National defense corporation Lockheed Martin decided to pull its funding from the Boy Scouts of America (BSA) over the organization’s ban on gay adult leaders. Since imposing gay bans within its organization, the Boy Scouts of America has come under much criticism and lost funding from many other large contributors.

Lockheed Martin made the decision because the BSA’s anti-gay policy doesn’t coincide with the company’s own diversity commitments.

“We believe engaging with and funding an organization that openly discriminates is in conflict with our policies,” said Lockheed spokesman Gordon Johndroe. “While we applaud the mission of the Boy Scouts and the good things they do in our communities, their policies that discriminate on the basis of sexual orientation and religious affiliation conflict with Lockheed Martin policies.”

Other large entities that have pulled financial donations from the BSA over the last two years include UPS, Merck & Co., and Intel. The BSA has since lifted its ban on gay scouts, but that was not enough as companies, gay rights groups, and even those within the BSA demand equality.

BSA Middle Tennessee Council Camping Committee chair Bill Moser was a 50-year veteran with the Scouts. He resigned from his post after the BSA imposed its ban on gay scouts and scout leaders.

“I have been actively involved with Scouting for over 50 years, and my personal experience with Scouting has reinforced my belief that helping youth is a key to building a more conscientious, responsible, and productive society,” said Moser. “Teaching or practicing intolerance IS NOT in the Scout Oath or Law. . . I personally do not believe a 6-year old boy has a clue about sexuality.”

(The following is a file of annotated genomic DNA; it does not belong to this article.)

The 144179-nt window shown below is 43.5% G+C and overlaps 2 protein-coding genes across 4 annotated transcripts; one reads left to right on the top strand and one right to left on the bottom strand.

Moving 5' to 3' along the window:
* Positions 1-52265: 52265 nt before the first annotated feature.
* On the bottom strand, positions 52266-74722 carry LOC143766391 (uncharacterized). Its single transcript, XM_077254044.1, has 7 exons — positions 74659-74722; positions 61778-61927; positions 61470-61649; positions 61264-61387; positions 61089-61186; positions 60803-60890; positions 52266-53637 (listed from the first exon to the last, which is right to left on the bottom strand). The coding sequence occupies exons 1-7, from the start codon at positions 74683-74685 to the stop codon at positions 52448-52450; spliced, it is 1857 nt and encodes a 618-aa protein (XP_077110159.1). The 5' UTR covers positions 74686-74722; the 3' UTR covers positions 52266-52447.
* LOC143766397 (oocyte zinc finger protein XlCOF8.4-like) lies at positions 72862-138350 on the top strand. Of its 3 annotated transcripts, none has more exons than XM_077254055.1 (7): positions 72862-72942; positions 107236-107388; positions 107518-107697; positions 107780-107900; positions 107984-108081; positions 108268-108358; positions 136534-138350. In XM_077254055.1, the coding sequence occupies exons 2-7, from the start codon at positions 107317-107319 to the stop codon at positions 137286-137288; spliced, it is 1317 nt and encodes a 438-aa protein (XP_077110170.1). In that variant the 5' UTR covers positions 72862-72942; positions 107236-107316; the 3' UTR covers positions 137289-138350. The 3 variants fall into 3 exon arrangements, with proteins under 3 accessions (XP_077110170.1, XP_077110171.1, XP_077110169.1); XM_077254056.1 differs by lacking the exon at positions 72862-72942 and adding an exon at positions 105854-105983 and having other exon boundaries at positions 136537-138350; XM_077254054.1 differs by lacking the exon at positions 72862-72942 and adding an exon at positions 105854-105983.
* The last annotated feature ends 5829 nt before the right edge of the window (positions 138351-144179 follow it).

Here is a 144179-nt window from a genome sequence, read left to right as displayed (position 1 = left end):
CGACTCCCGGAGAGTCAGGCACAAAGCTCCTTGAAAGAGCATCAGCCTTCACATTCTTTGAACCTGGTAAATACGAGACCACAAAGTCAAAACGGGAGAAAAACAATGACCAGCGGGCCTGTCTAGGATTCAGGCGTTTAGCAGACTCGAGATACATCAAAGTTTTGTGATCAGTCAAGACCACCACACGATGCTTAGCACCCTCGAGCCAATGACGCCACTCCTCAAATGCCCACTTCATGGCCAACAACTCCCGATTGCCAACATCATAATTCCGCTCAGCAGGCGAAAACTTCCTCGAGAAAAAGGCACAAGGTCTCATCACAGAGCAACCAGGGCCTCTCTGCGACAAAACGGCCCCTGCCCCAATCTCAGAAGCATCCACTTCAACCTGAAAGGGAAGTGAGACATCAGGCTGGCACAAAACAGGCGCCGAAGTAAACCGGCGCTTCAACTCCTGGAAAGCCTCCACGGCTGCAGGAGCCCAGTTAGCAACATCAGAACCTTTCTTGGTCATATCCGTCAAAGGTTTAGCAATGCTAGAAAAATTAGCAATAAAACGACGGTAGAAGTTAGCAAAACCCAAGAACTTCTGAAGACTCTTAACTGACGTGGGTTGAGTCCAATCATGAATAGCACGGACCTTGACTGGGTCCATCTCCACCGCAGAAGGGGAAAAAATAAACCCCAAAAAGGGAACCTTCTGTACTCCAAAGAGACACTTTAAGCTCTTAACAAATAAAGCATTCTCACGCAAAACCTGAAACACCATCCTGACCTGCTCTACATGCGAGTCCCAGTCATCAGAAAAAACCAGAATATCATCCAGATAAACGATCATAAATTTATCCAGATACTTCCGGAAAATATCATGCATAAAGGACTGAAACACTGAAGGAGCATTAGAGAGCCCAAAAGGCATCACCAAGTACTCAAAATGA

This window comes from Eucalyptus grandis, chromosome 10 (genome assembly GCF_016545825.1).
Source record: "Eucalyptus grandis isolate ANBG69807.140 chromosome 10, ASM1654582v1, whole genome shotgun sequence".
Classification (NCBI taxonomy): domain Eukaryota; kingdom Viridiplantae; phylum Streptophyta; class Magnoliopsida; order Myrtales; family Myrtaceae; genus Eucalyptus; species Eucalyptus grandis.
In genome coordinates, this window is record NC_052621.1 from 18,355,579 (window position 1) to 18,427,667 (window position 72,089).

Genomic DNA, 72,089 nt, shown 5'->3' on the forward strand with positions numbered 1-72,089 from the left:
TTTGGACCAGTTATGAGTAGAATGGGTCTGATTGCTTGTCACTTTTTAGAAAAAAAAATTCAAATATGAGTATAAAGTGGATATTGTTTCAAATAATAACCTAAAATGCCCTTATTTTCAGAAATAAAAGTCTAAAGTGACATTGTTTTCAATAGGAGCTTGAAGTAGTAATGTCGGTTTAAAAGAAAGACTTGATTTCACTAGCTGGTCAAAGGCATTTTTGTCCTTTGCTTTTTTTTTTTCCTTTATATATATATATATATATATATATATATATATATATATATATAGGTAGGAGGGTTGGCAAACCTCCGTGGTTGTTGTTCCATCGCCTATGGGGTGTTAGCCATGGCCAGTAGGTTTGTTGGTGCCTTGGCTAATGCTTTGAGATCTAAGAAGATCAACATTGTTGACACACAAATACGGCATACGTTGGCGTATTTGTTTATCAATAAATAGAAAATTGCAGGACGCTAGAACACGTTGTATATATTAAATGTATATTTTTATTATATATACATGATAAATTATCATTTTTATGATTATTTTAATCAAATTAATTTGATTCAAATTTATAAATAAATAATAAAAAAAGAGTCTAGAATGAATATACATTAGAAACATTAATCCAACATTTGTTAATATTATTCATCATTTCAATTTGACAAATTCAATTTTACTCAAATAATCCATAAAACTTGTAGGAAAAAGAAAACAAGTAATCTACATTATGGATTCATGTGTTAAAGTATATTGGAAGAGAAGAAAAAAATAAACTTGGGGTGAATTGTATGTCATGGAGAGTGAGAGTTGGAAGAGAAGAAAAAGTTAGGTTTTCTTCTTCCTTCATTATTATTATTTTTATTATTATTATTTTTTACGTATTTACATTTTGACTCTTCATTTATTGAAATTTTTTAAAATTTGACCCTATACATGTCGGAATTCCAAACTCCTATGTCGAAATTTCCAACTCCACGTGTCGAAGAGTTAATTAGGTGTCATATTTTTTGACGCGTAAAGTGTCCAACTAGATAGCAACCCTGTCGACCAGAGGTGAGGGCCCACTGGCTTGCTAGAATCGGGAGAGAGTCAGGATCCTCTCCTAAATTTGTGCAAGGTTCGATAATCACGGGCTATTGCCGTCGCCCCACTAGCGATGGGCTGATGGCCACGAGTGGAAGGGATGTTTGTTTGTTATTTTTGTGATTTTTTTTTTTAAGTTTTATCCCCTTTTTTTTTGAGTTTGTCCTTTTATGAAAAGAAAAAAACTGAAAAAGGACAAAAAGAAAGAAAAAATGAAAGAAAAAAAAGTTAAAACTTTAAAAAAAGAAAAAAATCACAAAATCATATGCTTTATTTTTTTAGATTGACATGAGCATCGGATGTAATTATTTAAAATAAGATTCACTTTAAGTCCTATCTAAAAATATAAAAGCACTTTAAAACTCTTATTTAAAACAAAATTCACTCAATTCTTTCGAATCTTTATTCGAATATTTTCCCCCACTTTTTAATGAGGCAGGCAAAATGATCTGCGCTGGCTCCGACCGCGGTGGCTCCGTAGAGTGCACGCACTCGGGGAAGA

The Boy Scouts were founded in 1910 when gay rights would have been considered laughable, or even angering. Relatively quiet in that regard for nearly 70 years, the BSA had its first big issue with homosexuality in 1981. Tim Curran, Eagle Scout and aspiring scoutmaster, was denied mastership after he went to his high school prom with a male date.   

Backed by the American Civil Liberties Union, Curran filed a suit against Mount Diablo Boy Scout Council. Seventeen years later, the California Supreme Court ruled in favor of the BSA saying that “the Boy Scouts are not subject to California’s anti-discrimination law.”

Sadly, even the U.S. Supreme Court in 2000 ruled that the BSA has the right to discriminate against gays.

Today, gay rights groups have been calling for a reform in the BSA’s anti-gay policies and with much hope now. Former Defense Secretary Robert Gates has been appointed as the BSA’s national executive board president. Gates had a large role in reforming the “Don’t Ask, Don’t Tell” policy, now allowing openly gay men and women to serve in the military.

Josh is a writer and researcher with Ring of Fire. Follow him on Twitter @dnJdeli.